Journal Article (Refereed)
"They didn't tell us, they made us work it out ourselves": Patient perspectives of a cognitive-behavioural programme for Rheumatoid Arthritis fatigue.
Dures, E & Kitchen, C & Almeida, C & Ambler, N & Cliss, A & Hammond, A & Knops, B & Morris, M & Swinkels, A & Hewlett, S 2012, '"They didn't tell us, they made us work it out ourselves": Patient perspectives of a cognitive-behavioural programme for Rheumatoid Arthritis fatigue. ', Arthritis Care and Research, 64(4), pp.494-501.
Fatigue is an overwhelming rheumatoid arthritis (RA) symptom caused by interacting clinical and psychosocial factors. Cognitive–behavioral therapy (CBT) addresses links between thoughts, feelings, and behaviors and uses cognitive restructuring to facilitate behavior changes. In a randomized controlled trial, a group CBT program for RA fatigue improved fatigue impact, severity, and perceived coping, as well as mood and quality of life. The aim of this study was to explore the patient perspective of the program and the impact of behavior changes.
Ten exit focus groups were held (38 patients). Transcripts were analyzed by an independent researcher using a hybrid thematic approach, with a subset analyzed by a team member and patient partner.
Three overarching themes were identified. In “they made us work it out ourselves” (program factors facilitating changes), patients spontaneously identified elements of group CBT as pivotal, including guided discovery, the impact of metaphors, and working as a group. In “feeling much better about yourself and coping much better” (the nature of changes), patients described cognitive changes, including enhanced self-efficacy and problem solving, and emotional changes, including being less volatile and fearful of fatigue. In “my life has changed so much it's unbelievable” (benefits beyond fatigue), patients reengaged in previously abandoned activities, were more active, and enjoyed greater social participation.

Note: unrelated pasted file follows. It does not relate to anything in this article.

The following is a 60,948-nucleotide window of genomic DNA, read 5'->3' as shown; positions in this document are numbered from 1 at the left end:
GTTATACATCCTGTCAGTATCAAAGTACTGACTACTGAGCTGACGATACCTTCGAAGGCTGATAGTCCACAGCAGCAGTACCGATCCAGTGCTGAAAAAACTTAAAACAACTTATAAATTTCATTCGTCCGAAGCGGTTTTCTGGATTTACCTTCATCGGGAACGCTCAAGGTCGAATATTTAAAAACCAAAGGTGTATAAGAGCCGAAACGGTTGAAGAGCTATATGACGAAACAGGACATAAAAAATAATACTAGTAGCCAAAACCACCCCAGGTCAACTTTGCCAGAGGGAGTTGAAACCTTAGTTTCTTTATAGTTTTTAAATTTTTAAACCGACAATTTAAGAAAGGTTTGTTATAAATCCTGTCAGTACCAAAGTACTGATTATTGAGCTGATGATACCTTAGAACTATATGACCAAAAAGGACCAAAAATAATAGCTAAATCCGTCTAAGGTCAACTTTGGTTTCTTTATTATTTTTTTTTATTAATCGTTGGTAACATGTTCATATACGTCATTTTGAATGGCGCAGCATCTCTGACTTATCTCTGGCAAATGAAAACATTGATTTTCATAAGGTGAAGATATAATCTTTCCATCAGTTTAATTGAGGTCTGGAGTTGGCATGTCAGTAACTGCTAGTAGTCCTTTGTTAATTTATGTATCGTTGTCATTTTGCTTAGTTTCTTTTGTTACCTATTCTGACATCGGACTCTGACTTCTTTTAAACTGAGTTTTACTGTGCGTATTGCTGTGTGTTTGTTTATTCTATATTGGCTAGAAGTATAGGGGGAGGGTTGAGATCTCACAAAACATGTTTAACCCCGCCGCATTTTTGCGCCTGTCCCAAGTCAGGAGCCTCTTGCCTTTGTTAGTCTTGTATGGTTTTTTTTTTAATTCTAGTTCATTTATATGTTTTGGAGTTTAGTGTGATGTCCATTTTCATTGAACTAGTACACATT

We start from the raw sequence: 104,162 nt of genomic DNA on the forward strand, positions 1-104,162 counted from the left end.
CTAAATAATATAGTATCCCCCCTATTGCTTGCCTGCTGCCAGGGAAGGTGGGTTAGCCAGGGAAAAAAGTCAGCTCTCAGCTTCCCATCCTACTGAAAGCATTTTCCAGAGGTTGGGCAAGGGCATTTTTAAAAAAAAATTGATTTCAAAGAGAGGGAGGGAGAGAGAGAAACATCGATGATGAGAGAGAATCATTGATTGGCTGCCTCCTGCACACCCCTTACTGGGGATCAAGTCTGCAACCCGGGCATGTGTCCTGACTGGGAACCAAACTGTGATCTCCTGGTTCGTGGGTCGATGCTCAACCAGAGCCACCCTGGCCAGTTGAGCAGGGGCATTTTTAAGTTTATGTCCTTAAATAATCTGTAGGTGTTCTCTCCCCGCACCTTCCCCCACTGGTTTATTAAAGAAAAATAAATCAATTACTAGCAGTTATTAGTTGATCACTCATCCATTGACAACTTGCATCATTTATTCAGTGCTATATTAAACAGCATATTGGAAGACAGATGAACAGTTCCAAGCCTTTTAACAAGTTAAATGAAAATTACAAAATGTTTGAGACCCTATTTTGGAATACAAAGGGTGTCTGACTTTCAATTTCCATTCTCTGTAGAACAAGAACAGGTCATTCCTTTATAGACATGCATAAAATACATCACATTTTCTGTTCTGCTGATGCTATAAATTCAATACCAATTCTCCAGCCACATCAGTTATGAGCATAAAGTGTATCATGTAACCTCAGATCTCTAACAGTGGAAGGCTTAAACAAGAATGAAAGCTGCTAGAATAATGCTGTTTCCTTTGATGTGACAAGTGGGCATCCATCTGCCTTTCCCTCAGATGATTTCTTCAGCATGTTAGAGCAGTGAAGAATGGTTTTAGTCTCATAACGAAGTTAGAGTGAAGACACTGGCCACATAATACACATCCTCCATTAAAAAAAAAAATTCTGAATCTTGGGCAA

Patients highlighted that CBT elements were key to making behavior changes and that these had far-reaching impacts on their lives. This suggests it could be beneficial in clinical practice to incorporate cognitive–behavioral approaches into patient education programs that aim to enhance self-management.
Arthritis Care and Research